Seyfarth Synopsis: American and international courts have been debating the tentative legality of disclosing third-party litigation funding. In this vlog video, Seyfarth Shaw Associate Alex Karasik sits down with class action litigator Jerry Maatman to discuss what third-party litigation is, what it means for businesses, and the tactics that businesses can use to get in front of this phenomenon.

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Background

A recent trend has emerged in the class action landscape whereby a third-party funder pays the owner of a civil claim an up-front monetary payment in return for the claim owner’s promise to convey a portion of the potential recovery. Class action plaintiffs’ attorneys and third-party funders are incentivized under this approach through tax advantages, whereby the attorneys can defer tax liability on the monetary advancement until the claim pays off while the funders can deduct their expenses and pay tax on any profit at the lower capital-gains rate. Predictably, many of the third-party funders enter into such agreements with plaintiffs’ attorneys confidentially for varying business or personal reasons.

In a novel decision that will profoundly impact the practice of third-party funding of class actions, Judge Illston of the U.S. District Court for the Northern District of California recently granted defendant’s (“Chevron”) motion to compel plaintiff to reveal the identity of who was funding its proposed class action regarding a gas explosion off the coast of Nigeria in Gbarabe v. Chevron Corp., No. 14-CV-173 (N.D. Cal. Aug. 5, 2016). This ruling provides businesses facing class actions, including employers facing workplace class actions, a blueprint as to how to compel plaintiffs to identify stakeholders in class action lawsuits against their companies.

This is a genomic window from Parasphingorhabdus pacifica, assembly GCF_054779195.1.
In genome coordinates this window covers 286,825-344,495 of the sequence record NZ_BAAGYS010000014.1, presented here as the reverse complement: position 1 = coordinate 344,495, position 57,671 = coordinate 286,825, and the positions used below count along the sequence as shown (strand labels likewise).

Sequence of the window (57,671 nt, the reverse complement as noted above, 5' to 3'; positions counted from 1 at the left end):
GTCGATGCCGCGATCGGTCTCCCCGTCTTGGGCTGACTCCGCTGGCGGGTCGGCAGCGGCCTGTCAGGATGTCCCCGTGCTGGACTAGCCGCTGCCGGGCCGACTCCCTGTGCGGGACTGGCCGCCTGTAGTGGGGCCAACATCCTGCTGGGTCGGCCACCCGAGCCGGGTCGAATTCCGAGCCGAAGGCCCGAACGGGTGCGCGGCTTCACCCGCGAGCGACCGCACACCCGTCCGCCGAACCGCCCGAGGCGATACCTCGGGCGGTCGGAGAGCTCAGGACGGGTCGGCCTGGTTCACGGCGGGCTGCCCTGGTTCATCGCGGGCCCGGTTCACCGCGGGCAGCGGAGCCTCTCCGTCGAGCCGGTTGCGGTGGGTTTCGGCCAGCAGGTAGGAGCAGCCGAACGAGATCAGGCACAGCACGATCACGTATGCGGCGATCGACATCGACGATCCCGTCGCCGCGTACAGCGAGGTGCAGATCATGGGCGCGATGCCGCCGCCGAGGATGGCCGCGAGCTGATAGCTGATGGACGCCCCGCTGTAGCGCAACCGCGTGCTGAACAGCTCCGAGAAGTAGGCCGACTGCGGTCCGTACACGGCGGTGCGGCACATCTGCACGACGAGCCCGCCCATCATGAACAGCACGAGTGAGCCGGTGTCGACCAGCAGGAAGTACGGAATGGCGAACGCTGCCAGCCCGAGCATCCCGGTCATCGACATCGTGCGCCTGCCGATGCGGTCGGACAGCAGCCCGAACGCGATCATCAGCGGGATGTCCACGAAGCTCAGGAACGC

Implications For Employers

A business confronted with class action litigation absolutely would want to know if someone other than the plaintiffs themselves have a financial interest in a “bet-the-company” case. The ruling in Gbarabe arms employers with a potential strategy to unmask third-party funders that may have an interest in seeing their financial demise as a class action defendant. Given that this ruling stemmed from internationally-based class action litigation involving solo practitioners, businesses should be cautioned that courts may not always find litigation funding agreements to be relevant in determining the adequacy of plaintiffs’ counsel. Nonetheless, the arguments presented by Chevron are instructive in showing class action defendants how they can attempt to figure out who is bankrolling litigation battles against them. Finally, this ruling should serve as a cautionary tale to those third-party funders who desire anonymity, and ideally result in a chilling effect of this practice that amounts to tax-incentivized gambling on class action litigation. Workplace class actions can expect to see similar challenges to the adequacy of class counsel with motions to compel the production of litigation funding agreements in the very near future.